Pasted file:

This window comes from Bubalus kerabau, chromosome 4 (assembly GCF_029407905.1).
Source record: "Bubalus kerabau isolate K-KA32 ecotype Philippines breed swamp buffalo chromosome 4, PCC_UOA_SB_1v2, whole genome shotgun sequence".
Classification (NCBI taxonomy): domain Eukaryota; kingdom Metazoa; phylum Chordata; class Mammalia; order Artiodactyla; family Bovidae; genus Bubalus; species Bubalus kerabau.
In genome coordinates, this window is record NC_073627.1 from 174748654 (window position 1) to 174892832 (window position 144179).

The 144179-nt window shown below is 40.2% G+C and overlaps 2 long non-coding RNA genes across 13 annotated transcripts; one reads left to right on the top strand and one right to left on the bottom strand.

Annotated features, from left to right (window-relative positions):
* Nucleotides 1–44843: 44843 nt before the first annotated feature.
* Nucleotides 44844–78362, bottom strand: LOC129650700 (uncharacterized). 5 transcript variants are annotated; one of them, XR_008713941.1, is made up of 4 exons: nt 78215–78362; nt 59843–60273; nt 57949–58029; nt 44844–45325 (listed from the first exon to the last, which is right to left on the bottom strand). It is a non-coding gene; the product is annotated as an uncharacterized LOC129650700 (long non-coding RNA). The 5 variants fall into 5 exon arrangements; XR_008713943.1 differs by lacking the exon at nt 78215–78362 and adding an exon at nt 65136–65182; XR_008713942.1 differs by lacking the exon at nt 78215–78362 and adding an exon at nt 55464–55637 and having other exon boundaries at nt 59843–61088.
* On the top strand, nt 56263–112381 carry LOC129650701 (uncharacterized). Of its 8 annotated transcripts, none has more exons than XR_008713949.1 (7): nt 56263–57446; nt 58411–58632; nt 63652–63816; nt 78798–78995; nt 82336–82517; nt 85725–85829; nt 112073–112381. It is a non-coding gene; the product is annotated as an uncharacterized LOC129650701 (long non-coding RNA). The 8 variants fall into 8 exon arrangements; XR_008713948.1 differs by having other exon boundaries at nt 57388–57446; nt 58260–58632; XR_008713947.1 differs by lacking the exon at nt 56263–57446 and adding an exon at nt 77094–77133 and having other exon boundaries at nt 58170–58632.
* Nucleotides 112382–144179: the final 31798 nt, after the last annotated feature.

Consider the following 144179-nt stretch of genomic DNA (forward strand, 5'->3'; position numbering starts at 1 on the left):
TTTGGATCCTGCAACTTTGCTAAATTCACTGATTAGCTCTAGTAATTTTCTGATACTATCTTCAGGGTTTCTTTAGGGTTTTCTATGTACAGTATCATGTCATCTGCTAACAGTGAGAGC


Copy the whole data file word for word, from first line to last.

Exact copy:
This window comes from Bubalus kerabau, chromosome 4 (assembly GCF_029407905.1).
Source record: "Bubalus kerabau isolate K-KA32 ecotype Philippines breed swamp buffalo chromosome 4, PCC_UOA_SB_1v2, whole genome shotgun sequence".
Classification (NCBI taxonomy): domain Eukaryota; kingdom Metazoa; phylum Chordata; class Mammalia; order Artiodactyla; family Bovidae; genus Bubalus; species Bubalus kerabau.
In genome coordinates, this window is record NC_073627.1 from 174748654 (window position 1) to 174892832 (window position 144179).

The 144179-nt window shown below is 40.2% G+C and overlaps 2 long non-coding RNA genes across 13 annotated transcripts; one reads left to right on the top strand and one right to left on the bottom strand.

Annotated features, from left to right (window-relative positions):
* Nucleotides 1–44843: 44843 nt before the first annotated feature.
* Nucleotides 44844–78362, bottom strand: LOC129650700 (uncharacterized). 5 transcript variants are annotated; one of them, XR_008713941.1, is made up of 4 exons: nt 78215–78362; nt 59843–60273; nt 57949–58029; nt 44844–45325 (listed from the first exon to the last, which is right to left on the bottom strand). It is a non-coding gene; the product is annotated as an uncharacterized LOC129650700 (long non-coding RNA). The 5 variants fall into 5 exon arrangements; XR_008713943.1 differs by lacking the exon at nt 78215–78362 and adding an exon at nt 65136–65182; XR_008713942.1 differs by lacking the exon at nt 78215–78362 and adding an exon at nt 55464–55637 and having other exon boundaries at nt 59843–61088.
* On the top strand, nt 56263–112381 carry LOC129650701 (uncharacterized). Of its 8 annotated transcripts, none has more exons than XR_008713949.1 (7): nt 56263–57446; nt 58411–58632; nt 63652–63816; nt 78798–78995; nt 82336–82517; nt 85725–85829; nt 112073–112381. It is a non-coding gene; the product is annotated as an uncharacterized LOC129650701 (long non-coding RNA). The 8 variants fall into 8 exon arrangements; XR_008713948.1 differs by having other exon boundaries at nt 57388–57446; nt 58260–58632; XR_008713947.1 differs by lacking the exon at nt 56263–57446 and adding an exon at nt 77094–77133 and having other exon boundaries at nt 58170–58632.
* Nucleotides 112382–144179: the final 31798 nt, after the last annotated feature.

Consider the following 144179-nt stretch of genomic DNA (forward strand, 5'->3'; position numbering starts at 1 on the left):
TTTGGATCCTGCAACTTTGCTAAATTCACTGATTAGCTCTAGTAATTTTCTGATACTATCTTCAGGGTTTCTTTAGGGTTTTCTATGTACAGTATCATGTCATCTGCTAACAGTGAGAGC